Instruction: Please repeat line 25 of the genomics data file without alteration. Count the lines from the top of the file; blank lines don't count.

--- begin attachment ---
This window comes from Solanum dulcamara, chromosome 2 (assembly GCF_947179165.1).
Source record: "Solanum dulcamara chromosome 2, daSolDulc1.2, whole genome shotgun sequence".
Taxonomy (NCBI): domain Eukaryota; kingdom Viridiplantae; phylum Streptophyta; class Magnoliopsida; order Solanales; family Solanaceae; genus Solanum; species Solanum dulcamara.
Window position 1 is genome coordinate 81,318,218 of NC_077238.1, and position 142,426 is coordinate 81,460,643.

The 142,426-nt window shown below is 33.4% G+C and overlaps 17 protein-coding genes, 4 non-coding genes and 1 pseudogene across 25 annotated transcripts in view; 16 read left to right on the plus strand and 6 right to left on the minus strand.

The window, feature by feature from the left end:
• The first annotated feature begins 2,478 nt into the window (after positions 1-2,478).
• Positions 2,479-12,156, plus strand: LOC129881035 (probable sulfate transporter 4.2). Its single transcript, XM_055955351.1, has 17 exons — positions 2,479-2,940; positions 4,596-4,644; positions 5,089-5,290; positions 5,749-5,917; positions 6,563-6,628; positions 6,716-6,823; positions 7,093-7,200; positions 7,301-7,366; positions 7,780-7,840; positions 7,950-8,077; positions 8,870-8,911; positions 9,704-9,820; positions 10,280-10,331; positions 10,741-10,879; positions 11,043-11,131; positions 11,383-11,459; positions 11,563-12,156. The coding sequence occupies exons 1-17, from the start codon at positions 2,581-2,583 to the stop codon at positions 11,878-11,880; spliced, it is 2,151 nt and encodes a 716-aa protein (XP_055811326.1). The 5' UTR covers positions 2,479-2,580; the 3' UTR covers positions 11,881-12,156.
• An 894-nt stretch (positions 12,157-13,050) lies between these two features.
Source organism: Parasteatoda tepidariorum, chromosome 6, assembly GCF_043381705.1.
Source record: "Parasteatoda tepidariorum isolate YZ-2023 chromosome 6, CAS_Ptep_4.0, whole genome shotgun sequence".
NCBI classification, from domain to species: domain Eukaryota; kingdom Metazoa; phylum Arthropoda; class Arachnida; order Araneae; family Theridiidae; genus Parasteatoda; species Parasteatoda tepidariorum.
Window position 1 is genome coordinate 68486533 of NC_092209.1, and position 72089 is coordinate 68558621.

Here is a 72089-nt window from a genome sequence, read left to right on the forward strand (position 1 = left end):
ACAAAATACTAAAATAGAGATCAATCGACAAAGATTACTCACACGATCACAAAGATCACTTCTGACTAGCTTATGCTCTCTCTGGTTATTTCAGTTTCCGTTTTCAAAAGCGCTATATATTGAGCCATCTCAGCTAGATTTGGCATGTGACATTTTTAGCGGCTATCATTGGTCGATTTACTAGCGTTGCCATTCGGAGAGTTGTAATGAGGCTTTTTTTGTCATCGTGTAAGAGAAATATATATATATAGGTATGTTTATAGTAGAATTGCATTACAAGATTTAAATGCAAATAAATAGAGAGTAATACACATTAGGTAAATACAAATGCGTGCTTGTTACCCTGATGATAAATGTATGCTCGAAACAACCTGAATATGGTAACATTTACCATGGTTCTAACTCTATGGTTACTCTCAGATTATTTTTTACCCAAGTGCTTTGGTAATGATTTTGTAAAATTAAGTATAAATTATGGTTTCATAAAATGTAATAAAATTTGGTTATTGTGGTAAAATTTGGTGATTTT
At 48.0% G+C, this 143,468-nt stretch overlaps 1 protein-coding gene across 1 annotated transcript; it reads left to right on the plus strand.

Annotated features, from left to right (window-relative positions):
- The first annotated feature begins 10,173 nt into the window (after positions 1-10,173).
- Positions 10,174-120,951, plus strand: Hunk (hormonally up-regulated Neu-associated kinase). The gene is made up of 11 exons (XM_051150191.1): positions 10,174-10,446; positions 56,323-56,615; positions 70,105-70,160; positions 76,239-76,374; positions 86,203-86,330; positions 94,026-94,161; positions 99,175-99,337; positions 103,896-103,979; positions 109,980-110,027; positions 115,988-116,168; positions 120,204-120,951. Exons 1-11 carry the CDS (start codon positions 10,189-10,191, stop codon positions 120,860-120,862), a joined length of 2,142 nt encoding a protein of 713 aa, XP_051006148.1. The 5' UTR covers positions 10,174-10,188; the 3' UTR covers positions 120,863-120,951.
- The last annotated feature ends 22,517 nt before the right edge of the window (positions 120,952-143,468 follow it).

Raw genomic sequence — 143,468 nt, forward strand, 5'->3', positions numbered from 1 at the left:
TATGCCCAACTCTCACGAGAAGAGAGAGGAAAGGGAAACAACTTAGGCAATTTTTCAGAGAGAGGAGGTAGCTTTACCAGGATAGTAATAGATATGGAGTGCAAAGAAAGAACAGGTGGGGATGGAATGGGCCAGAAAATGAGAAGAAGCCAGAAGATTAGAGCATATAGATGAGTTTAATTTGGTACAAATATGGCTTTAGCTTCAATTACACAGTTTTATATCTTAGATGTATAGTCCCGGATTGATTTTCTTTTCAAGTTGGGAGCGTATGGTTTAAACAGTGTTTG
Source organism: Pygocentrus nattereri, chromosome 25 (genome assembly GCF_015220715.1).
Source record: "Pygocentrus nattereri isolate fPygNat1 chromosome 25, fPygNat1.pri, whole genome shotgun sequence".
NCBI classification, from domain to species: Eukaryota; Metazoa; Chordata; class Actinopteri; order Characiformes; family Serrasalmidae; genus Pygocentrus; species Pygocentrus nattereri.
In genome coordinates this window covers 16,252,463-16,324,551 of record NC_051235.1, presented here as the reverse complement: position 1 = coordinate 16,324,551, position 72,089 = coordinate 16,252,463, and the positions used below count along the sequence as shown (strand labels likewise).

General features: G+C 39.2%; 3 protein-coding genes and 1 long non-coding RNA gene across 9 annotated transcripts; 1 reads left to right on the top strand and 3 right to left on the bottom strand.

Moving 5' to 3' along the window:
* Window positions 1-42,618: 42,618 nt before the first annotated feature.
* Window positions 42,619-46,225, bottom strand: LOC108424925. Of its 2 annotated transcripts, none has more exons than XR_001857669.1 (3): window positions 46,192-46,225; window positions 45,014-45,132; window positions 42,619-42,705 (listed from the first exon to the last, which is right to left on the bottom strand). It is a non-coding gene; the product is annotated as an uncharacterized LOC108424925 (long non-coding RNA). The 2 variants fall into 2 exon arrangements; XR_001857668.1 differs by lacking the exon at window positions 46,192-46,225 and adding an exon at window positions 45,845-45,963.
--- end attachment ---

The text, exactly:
NCBI classification, from domain to species: Eukaryota; Metazoa; Chordata; class Actinopteri; order Characiformes; family Serrasalmidae; genus Pygocentrus; species Pygocentrus nattereri.